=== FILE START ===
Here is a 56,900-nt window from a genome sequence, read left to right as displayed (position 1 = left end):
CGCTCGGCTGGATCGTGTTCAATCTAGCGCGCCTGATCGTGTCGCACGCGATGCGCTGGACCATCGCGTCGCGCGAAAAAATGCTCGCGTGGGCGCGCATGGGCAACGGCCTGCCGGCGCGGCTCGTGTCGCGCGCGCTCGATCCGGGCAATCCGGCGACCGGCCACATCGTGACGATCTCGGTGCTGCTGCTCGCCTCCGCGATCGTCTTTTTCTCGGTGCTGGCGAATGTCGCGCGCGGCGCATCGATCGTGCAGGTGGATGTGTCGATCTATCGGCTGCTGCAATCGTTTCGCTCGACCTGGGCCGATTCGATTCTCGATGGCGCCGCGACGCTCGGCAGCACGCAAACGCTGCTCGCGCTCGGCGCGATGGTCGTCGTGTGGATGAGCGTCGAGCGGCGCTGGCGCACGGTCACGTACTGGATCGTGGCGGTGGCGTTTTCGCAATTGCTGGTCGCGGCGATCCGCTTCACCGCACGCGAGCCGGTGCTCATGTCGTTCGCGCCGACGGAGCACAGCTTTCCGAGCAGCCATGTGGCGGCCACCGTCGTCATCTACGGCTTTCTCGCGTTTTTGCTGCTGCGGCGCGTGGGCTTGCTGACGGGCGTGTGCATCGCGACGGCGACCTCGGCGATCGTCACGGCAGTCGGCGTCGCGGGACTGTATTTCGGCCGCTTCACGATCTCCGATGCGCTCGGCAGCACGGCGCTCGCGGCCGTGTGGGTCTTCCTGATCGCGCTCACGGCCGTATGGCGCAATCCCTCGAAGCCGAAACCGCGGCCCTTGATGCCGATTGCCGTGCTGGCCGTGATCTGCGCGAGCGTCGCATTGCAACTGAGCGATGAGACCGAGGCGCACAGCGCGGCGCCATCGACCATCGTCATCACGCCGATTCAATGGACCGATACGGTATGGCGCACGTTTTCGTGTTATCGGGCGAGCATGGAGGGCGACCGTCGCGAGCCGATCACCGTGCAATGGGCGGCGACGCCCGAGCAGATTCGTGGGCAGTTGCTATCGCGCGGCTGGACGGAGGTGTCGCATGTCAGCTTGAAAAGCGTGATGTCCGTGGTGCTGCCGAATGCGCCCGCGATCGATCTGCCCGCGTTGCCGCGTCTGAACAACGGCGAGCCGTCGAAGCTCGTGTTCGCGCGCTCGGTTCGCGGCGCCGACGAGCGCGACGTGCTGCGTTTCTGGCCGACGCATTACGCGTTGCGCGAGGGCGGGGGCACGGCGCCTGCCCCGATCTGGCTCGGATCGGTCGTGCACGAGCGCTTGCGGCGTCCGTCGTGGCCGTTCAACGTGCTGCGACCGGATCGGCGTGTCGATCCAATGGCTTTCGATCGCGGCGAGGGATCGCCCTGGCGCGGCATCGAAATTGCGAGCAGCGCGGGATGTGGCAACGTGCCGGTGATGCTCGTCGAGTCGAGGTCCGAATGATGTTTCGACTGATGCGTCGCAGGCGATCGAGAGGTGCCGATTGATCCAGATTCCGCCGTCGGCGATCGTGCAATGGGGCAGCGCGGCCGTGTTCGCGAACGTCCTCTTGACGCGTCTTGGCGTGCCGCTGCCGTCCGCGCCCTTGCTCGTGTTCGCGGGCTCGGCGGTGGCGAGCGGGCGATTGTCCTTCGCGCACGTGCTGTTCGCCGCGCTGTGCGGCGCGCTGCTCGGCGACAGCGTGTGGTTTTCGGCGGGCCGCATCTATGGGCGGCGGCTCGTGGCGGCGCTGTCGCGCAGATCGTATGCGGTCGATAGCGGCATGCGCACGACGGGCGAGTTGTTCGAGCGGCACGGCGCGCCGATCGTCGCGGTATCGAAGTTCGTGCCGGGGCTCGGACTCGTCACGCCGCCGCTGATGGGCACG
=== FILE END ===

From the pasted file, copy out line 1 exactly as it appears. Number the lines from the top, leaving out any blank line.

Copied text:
Here is a 56,900-nt window from a genome sequence, read left to right as displayed (position 1 = left end):